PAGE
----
Trouble Brewing in the Subprime Mortgage Market
Last month, we reported that mortgage delinquencies charted their biggest quarterly rise ever. Digging more deeply into the numbers, we find even more trouble brewing in the subprime mortgage market.
Of the 8 million active mortgages the FHA insures, 17% were delinquent in July. That ranks as the highest level in history. That translates to about 1.4 million delinquent FHA loans.
It’s not just FHA loans going delinquent in the subprime market. Fannie Mae, Freddie Mac, the VA, and Ginnie Mae are also reporting a surge of delinquencies.
The overall delinquency rate for mortgages on one-to-four-unit residential properties spiked by nearly 4% in Q2, reaching 8.22% as of June 30, according to the Mortgage Bankers Association’s National Delinquency Survey. The jump in the delinquency rate was the biggest quarterly rise in the history of the survey.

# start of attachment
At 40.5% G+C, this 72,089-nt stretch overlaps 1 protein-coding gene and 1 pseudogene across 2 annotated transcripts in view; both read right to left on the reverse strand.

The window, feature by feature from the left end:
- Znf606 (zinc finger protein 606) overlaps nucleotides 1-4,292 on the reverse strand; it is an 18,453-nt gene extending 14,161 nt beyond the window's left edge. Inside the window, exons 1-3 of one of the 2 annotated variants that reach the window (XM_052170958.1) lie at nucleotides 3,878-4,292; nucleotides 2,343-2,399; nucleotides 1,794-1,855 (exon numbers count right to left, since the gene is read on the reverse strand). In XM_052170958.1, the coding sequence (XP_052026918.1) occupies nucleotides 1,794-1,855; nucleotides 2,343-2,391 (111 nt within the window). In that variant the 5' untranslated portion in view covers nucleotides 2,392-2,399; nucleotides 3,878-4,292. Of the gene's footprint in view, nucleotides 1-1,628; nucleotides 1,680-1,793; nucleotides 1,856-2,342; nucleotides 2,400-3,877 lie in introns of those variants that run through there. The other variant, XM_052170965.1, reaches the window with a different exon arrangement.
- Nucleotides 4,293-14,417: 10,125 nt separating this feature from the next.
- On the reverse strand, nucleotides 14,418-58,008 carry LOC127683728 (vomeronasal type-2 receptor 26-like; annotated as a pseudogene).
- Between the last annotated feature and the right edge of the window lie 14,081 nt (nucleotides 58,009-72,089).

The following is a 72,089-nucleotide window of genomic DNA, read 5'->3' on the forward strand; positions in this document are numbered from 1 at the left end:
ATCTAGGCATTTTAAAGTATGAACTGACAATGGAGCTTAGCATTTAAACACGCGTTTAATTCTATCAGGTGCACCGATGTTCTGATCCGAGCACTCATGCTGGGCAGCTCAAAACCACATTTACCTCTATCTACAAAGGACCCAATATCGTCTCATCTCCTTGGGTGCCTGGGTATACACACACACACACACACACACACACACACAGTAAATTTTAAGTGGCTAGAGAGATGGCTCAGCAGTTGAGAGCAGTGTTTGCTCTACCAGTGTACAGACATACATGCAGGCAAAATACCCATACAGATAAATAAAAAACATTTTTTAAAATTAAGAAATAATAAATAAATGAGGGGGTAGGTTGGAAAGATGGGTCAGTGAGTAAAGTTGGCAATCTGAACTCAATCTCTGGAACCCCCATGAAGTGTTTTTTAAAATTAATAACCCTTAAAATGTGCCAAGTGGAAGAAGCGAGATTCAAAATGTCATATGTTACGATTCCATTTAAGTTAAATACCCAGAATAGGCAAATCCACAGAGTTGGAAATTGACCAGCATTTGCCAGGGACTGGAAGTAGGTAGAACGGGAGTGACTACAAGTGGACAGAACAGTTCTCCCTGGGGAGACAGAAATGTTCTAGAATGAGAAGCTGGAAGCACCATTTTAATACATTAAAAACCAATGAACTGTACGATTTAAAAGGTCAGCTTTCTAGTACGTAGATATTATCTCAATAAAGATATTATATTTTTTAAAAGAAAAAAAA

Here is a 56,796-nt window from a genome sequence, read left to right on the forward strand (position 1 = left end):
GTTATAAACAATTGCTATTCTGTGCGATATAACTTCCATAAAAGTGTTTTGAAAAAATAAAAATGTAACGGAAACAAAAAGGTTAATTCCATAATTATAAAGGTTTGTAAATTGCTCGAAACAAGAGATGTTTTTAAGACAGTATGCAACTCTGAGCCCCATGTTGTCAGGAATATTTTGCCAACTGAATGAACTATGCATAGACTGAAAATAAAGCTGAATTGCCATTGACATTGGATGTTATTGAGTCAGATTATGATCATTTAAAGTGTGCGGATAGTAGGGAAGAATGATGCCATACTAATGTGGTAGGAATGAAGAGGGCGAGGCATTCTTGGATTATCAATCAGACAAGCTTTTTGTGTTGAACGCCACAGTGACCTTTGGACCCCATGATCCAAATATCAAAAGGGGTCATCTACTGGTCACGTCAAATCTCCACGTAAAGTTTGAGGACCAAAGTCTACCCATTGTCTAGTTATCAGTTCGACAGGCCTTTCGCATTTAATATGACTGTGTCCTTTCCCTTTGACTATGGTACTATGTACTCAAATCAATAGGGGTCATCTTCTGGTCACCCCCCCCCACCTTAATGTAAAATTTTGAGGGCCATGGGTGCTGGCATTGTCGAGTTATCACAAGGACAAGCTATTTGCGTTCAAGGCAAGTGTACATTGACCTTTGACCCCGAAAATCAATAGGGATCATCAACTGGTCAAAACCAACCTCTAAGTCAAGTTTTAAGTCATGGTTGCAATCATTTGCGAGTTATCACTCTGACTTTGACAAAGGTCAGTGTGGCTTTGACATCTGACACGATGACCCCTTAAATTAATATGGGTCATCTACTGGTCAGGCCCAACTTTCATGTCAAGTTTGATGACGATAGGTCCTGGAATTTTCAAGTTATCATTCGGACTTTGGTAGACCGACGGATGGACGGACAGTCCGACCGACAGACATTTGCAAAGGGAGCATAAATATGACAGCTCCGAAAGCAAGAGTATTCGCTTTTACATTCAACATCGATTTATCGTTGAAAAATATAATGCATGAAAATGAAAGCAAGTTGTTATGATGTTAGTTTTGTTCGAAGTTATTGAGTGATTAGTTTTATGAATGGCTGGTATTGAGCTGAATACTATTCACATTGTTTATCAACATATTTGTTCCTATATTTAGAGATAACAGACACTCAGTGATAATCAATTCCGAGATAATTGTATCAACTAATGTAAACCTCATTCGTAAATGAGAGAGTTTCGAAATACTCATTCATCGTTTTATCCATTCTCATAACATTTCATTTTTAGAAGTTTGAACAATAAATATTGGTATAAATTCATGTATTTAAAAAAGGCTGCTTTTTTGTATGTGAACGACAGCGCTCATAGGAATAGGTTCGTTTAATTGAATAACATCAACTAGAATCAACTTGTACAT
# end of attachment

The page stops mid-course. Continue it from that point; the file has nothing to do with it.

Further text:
The FHA is part of HUD. According to its website, it’s been helping people become homeowners since 1934 with “low down payments, low closing costs and easy credit qualifying.” The FHA does not make loans. It insures mortgages issued by FHA-approved lenders. FHA-backed loans require lower down payments and lower credit scores than conventional loans. In effect, the federal government assumes the risk of risky loans to low and moderate-income borrowers. The FHA serves as an important backstop in the subprime market.
A FICO credit score below 620 is considered subprime. The FHA makes loans to people with scores well below that number. A borrower with a FICO score of at least 580 can qualify for a loan with just 3.5% down. With a 10% down payment, a borrower can qualify with a credit score as low as 500.
An FHA delinquency rate of 17% is a significant warning sign in the subprime market. And in many metro areas, the delinquency rate exceeds 20%. Nassau County-Suffolk County, NY, and New York-Jersey City-White Plains, NY-NJ both have rates over 27%.